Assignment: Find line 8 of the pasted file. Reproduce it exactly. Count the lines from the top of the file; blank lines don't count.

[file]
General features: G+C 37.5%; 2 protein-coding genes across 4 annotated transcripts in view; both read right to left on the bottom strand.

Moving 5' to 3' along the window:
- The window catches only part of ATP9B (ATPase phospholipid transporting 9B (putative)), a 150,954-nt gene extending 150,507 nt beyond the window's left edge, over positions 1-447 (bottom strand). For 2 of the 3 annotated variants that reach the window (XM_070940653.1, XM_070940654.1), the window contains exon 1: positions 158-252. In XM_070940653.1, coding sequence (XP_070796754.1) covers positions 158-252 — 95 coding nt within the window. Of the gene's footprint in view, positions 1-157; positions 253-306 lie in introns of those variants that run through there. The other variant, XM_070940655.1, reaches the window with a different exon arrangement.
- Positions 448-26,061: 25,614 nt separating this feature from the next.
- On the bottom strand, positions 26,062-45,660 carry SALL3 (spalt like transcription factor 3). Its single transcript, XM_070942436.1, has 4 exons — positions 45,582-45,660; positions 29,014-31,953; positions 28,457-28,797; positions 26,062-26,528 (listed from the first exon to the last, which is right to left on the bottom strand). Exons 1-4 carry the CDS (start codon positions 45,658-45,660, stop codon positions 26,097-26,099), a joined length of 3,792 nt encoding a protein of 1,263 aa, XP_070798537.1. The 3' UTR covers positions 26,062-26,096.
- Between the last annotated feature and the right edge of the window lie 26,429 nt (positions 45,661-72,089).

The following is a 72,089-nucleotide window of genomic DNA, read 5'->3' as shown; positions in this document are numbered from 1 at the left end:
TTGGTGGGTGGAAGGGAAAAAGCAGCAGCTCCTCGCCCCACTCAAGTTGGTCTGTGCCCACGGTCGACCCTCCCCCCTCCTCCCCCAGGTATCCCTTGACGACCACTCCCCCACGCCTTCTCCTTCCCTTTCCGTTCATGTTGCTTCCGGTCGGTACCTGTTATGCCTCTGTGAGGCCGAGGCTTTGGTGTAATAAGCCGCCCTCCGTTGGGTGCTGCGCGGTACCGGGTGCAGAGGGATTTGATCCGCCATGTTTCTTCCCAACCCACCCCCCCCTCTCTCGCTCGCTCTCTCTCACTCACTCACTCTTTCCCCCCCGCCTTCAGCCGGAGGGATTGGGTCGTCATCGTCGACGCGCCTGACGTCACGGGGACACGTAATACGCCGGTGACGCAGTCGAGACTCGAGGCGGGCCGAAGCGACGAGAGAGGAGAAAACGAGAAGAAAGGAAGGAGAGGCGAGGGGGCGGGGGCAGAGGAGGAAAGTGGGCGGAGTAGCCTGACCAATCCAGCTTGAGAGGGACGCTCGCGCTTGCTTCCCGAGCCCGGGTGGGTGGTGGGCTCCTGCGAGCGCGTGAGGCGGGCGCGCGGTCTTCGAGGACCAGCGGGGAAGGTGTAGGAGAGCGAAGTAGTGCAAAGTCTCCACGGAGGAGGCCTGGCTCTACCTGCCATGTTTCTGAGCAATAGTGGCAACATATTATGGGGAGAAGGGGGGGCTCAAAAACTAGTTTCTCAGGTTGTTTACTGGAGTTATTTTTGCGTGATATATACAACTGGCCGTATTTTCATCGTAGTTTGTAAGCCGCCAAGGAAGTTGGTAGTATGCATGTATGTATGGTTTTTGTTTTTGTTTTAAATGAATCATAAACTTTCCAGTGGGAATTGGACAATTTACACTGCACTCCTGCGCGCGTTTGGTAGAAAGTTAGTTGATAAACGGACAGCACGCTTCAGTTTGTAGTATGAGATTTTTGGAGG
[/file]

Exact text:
TTGGTGGGTGGAAGGGAAAAAGCAGCAGCTCCTCGCCCCACTCAAGTTGGTCTGTGCCCACGGTCGACCCTCCCCCCTCCTCCCCCAGGTATCCCTTGACGACCACTCCCCCACGCCTTCTCCTTCCCTTTCCGTTCATGTTGCTTCCGGTCGGTACCTGTTATGCCTCTGTGAGGCCGAGGCTTTGGTGTAATAAGCCGCCCTCCGTTGGGTGCTGCGCGGTACCGGGTGCAGAGGGATTTGATCCGCCATGTTTCTTCCCAACCCACCCCCCCCTCTCTCGCTCGCTCTCTCTCACTCACTCACTCTTTCCCCCCCGCCTTCAGCCGGAGGGATTGGGTCGTCATCGTCGACGCGCCTGACGTCACGGGGACACGTAATACGCCGGTGACGCAGTCGAGACTCGAGGCGGGCCGAAGCGACGAGAGAGGAGAAAACGAGAAGAAAGGAAGGAGAGGCGAGGGGGCGGGGGCAGAGGAGGAAAGTGGGCGGAGTAGCCTGACCAATCCAGCTTGAGAGGGACGCTCGCGCTTGCTTCCCGAGCCCGGGTGGGTGGTGGGCTCCTGCGAGCGCGTGAGGCGGGCGCGCGGTCTTCGAGGACCAGCGGGGAAGGTGTAGGAGAGCGAAGTAGTGCAAAGTCTCCACGGAGGAGGCCTGGCTCTACCTGCCATGTTTCTGAGCAATAGTGGCAACATATTATGGGGAGAAGGGGGGGCTCAAAAACTAGTTTCTCAGGTTGTTTACTGGAGTTATTTTTGCGTGATATATACAACTGGCCGTATTTTCATCGTAGTTTGTAAGCCGCCAAGGAAGTTGGTAGTATGCATGTATGTATGGTTTTTGTTTTTGTTTTAAATGAATCATAAACTTTCCAGTGGGAATTGGACAATTTACACTGCACTCCTGCGCGCGTTTGGTAGAAAGTTAGTTGATAAACGGACAGCACGCTTCAGTTTGTAGTATGAGATTTTTGGAGG